Happy Ninety-Fourth Birthday, Auntie Lee!

The piece below is an excerpt from a memoir in progress–WIFE, MOTHER, VIRGIN, WHORE?  NO, ZIA!

                                                                                     BEACHED

She’s off every Monday.  In the summer we go to the beach in Milford, Connecticut, where cousins Peggy Albano and Josephine D’Ambroso have cottages.  Francis, Teresa, and I (Michael is not yet born) wear bathing suits of cotton tartan, identifying us as members of the same clan.  Our beach bags overflow with wide-striped towels, navy and green, as well.  When Auntie Lee comes downstairs, though, she is all gold and white, her strapless movie-star suit subdued by a shift that reaches her knees.  Her gold sandals have tiny heels that I already know will sink into the sand.  No hat for her, but a French Riviera creme to bronze her.

She is like us and different at the same time.  Part of the household every Sunday and Monday, always cleaning surfaces to gleaming, never shirking a sink full of dishes or corn for shucking.  But after the work is done and she emerges from the shower, she looks as if she’d never labored at all.  Fresh and gleaming herself, ready to face the world.  So she was by ten in the morning this sunny summer Monday.

In the kitchen, aproned Nonnie and Mommy in her sleeveless yellow sundress with two wide “V’s” back and front prepare our lunch–Sunday’s leftover veal cutlets on fresh, crusted bread, bananas and pears, cookies with pink and white frosting from Ortone’s Bakery on South Main Street.  If we don’t eat them as soon as they come out of the cooler, the frosting will melt and, no matter how fast we lick our fingers, the sand flies will find us.

In Daddy’s borrowed Rambler station wagon, we listen to News 88 AM, a New York City station.  His voice deep and fast, the announcer tells people with lung problems and little babies to stay inside.  Teresa wins the front seat because she is still the youngest.  Fran and I draw an imaginary boundary line between us in the back and pull our plastic sunglasses down from our heads over our eyes.  As soon as Auntie Lee picks up speed on Cooke Street, the rush of humid air from outside makes me drowsy and I lie back onto the seat while we travel state roads not quite highways to Milford.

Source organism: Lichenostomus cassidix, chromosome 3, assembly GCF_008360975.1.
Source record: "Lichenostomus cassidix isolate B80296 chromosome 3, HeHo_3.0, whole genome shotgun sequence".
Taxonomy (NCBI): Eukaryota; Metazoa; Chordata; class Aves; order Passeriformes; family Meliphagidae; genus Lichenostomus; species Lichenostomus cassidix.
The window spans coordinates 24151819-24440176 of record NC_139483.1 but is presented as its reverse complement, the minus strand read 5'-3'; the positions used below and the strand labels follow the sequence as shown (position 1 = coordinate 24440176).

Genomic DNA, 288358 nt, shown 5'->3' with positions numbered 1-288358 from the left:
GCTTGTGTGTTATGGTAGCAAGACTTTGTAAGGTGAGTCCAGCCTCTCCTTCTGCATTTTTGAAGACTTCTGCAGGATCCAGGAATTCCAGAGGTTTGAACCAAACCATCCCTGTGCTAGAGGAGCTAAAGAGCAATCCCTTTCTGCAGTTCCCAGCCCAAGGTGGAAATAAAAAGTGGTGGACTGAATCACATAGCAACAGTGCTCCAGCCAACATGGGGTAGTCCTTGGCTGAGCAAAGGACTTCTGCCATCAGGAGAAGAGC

At the beach, we each stand on a corner of the old pink chenille bedspread so it doesn’t blow away.  When Auntie Lee lies stomach down on it, we fuss over who will get a spot on the edge, who next to her.  She is reading VOGUE.  I can tell what she likes or doesn’t by the way her face moves as she scans the photos.  The three of us lie down, too, but not for long.  Older boys make a ruckus at the water’s edge, and we skirt around them carrying Teresa’s plastic tube, Francis’s miniature submarine, and the bathing cap I’m supposed to wear but don’t.

The rule is no one goes into the water unless Auntie Lee is watching.  I look back at her.  She is propped on her elbows, thick-framed sunglasses glinting, waving and nodding okay.  Only when we are soaked, playing so hard we forget her does she walk toward us glistening, then bends down to the water to splash her arms and neck.

“Stay!  Stay!” we shout.

She never learns to swim, but loves the salt water, the sand, the sun.  We all sit down at water’s edge to catch the slap and the pull of the waves.  Sometimes we sing silly songs or pretend we see pirate ships, monsoons, England, France.  Mostly we squeal, surprised each time the water licks us with its salty tongues.  She is a grownup who plays.

But even with wet sand on the back of her suit as she stands to return to the blanket, Auntie Lee decorates the beach with her glamorous style.  For all her care of us, she is rarely mistaken for a mother.  The carryalls she uses to lug our toys and lunch are not decorated with cartoon characters or grocery store names.  Some are bright orange open-weave straw, formerly used to carry groceries on daily trips to market in Amalfi.  When a bag does have writing on it at all, the script reads the name of a fashion house, its signature hand white or red against black canvas.

Auntie Lee doesn’t so much direct us as she begins an action herself.  So when she gets up to dip both her hands into the water and shakes them twice, we know to do the same.  Because she gives so few orders, we rarely feel the need to protest.  We follow her up the rise of sand like hungry ducks.

When we eat our lunch, she opens one of the pressed linen dishtowels we use for napkins and lays it across her lap.  She sits straight with her long legs crossed under the cloth.  She looks as if she is at a formal dinner.  We try to mimic her with limited success, sand filling our towels’ crevices, olive oil drizzling from our sandwiches onto our suits.  Auntie Lee tests the sugared lemon water from a thermos, then fills our plastic cups.  I lick the sweet crystals that make their way to my lips.  We drink greedily and long.  And though we eye each other knowingly, Francis, Teresa, and I do not even dream of actually seeing who can belch the loudest.

“How nice,” she never fails to say when we are done.

I feel accomplished then, as if I’ve passed some kind of test.  Fran and Tre, too.  As if she’s decided the three of us are fit for public view.

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